It’s a Saturday morning in Manhattan Beach, and the Pacific breeze has rolled up two blocks from the boardwalk and through the open windows at Uncle Bill’s Pancake House. Regulars post up at the counter for buttermilk stacks and coffee at the all-day-breakfast joint. When the topic of an NFL team moving to L.A. is brought up, the discussion flows like hot maple syrup: fast and all over the place.
“I’m originally from Cincinnati,” says Jim Holtz a 34-year-old Lieutenant Commander in the Coast Guard. “So if the Bengals visited, I’d definitely go.”
“Come on,” says Lee Ashenfelter, a 78-year-old retired Lieutenant. “We don’t need it. Everything is crowded enough.”
“I love the NFL,” says Rob Goldman, a 55-year-old attorney. “But I love watching it from my couch. No fussing with drunk people, no shelling out hundreds, no sitting in traffic.”
“I don’t really have a feeling about it one way or the other,” says Carol Lauler, a 68-year-old retired human resources manager. “I just know there are bigger issues politicians should be spending their time on.”
“It doesn’t matter to me either,” says Katie Cole, a 57-year-old high school English teacher in South Central L.A. “It’s been so long I stopped caring.”
For the NFL to prosper in the current L.A. climate, a team would need to build more than just a stadium. The NFL in L.A. would need to be an experience.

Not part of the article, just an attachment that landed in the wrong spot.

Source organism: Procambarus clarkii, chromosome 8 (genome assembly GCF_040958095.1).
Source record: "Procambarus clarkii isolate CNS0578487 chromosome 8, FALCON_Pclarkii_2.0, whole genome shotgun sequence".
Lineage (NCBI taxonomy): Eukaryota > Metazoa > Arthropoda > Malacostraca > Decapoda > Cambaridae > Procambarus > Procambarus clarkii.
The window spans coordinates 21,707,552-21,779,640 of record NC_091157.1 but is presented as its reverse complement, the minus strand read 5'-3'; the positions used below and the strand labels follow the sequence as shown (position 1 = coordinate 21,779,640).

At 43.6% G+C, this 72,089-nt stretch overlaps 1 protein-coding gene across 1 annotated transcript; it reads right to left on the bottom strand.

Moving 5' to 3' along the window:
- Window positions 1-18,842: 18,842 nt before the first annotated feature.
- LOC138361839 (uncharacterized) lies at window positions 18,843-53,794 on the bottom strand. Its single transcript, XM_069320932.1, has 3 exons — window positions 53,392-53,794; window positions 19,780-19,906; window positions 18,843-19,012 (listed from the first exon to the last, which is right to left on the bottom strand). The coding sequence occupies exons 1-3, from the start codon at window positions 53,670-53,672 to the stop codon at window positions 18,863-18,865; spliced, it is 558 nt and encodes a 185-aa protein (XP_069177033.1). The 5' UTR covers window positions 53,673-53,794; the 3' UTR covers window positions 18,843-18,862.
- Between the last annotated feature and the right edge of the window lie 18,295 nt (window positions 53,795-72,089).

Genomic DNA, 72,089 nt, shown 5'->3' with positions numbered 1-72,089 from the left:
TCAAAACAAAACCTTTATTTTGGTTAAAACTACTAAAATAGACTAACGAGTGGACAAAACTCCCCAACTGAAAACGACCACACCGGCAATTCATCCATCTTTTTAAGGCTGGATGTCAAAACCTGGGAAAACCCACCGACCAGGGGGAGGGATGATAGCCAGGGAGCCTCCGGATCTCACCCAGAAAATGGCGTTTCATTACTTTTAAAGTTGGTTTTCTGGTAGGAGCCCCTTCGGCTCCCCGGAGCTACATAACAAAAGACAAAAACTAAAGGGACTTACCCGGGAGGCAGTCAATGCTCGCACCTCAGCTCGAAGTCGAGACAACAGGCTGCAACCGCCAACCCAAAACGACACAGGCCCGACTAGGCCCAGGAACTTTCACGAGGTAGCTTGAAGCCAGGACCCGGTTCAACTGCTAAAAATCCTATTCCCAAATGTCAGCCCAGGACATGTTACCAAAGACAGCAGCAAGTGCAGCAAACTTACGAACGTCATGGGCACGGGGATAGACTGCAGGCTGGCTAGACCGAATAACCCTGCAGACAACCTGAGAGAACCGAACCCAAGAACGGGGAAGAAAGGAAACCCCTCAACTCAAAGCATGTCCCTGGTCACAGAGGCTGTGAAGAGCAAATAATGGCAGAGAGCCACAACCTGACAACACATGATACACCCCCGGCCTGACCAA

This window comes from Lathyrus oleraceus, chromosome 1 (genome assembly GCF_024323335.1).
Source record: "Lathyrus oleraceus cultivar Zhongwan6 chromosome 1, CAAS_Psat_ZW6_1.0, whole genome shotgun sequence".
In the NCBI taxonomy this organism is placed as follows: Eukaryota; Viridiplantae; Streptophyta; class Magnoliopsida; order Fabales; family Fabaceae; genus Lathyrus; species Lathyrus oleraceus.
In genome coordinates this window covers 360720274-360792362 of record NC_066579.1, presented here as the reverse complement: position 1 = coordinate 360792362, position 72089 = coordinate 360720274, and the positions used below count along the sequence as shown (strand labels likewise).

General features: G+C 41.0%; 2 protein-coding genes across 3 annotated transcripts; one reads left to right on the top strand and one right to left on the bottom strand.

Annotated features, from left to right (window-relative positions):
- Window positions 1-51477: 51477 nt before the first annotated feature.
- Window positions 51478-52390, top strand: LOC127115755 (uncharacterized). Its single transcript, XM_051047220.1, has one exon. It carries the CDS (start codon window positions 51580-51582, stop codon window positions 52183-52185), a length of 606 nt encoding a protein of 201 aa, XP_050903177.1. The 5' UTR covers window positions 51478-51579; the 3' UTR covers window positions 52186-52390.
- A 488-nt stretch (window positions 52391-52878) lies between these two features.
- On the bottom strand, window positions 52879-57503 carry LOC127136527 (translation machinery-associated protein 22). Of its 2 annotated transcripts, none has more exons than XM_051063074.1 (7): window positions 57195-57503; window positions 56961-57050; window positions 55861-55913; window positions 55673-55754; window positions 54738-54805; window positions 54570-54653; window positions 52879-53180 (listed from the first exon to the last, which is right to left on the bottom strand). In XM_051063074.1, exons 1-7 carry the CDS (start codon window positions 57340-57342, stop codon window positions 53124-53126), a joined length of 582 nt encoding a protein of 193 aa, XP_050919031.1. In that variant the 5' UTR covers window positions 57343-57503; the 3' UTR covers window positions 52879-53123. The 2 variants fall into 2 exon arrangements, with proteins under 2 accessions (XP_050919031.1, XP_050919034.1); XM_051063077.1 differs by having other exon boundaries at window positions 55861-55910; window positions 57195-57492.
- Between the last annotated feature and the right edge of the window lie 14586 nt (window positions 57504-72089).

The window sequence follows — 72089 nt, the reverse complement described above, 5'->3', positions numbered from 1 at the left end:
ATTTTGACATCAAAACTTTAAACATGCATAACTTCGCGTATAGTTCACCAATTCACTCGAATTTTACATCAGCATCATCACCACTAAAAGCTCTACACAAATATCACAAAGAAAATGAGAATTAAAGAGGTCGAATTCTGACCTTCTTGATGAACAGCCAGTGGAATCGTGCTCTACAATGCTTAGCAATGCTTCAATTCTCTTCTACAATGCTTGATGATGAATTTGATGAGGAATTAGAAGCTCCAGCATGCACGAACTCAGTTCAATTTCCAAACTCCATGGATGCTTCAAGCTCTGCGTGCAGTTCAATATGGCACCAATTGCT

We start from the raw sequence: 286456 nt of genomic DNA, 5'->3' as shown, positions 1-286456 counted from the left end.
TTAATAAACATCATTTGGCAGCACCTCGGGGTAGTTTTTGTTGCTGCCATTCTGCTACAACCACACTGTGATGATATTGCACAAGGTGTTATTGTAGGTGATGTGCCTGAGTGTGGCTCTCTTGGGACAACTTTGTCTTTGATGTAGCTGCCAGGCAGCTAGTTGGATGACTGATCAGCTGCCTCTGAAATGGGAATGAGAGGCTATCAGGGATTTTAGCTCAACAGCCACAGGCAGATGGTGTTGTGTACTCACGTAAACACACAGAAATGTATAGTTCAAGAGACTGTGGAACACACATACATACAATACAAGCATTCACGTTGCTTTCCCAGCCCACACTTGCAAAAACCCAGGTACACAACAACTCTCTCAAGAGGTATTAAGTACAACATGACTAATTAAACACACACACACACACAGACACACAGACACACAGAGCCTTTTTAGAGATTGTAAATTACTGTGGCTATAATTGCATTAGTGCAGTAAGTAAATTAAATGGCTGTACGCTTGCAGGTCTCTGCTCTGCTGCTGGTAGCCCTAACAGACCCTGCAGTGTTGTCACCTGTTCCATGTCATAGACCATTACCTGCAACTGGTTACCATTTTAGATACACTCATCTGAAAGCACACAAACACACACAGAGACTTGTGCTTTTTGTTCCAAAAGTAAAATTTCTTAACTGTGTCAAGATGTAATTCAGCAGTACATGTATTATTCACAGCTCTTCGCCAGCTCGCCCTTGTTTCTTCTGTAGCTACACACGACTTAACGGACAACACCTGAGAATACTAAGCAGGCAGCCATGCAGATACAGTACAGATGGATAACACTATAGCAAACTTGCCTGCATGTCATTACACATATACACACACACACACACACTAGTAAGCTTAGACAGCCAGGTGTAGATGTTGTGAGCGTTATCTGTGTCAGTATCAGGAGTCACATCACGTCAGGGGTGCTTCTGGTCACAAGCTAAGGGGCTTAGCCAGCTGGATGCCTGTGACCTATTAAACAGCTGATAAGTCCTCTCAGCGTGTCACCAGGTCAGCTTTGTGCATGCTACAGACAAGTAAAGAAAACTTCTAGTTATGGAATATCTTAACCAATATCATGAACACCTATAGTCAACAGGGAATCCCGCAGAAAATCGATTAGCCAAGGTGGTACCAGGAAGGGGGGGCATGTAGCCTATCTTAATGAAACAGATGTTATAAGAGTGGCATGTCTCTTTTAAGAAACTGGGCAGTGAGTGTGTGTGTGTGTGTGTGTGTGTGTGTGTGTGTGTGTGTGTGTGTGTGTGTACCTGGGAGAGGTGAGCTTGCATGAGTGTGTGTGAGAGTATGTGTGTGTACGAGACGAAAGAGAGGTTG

“Sports just don’t matter to me,” says Taylor Smith, a 20-year-old actor. “Plus, this is a city built off the entertainment industry. That’s our cultural compass, not sports.”
“Isn’t there already a football team in L.A.?” asks Danielle Johnson, a 22-year-old clothing designer.
Everyone glares at her.
“No seriously,” she says. “Isn’t there?”
“I love football, don’t get me wrong,” says Marissa Martinez, a 26-year-old waitress. “I was a cheerleader growing up. But I’m fine having watch parties at my house on Sundays. That’s just what I’m used to, and it works, you know?”
Except for Holtz, they all say they have no interest in attending a game.
Down on the boardwalk, Jon Davis, 40, is stretching before hitting the water for an afternoon of surfing. “Look at it out here,” he says. “Why spend a fortune going to an NFL game when you can hang on the beach, go hiking, or spend quality time with your family?”
The average price for a family of four to attend a 49ers game at Levi’s Stadium last season was $640, according to the NFL Fan Cost Index from Team Marketing Report, the Chicago-based company that tracks such things. Kroenke’s proposed stadium, a $1.86 billion palace, would probably have the same effect on fans’ wallets. The team would likely look to expensive luxury suites for businesses as its largest revenue. “It’s good for people like me because we can take clients,” says Joey Schwartz, a 35-year-old talent agent.
League and real estate experts say that for the NFL to prosper in the current L.A. climate, a team would need to build more than just a stadium. The NFL in L.A. would need to be an experience. Think Jerry World, only amplified: an interactive museum where kids could try on Eric Dickerson’s goggles; a practice field where high school athletes could share the facilities with pro athletes; live outdoor performance venues; top-tier restaurants and shops; maybe even a roller coaster.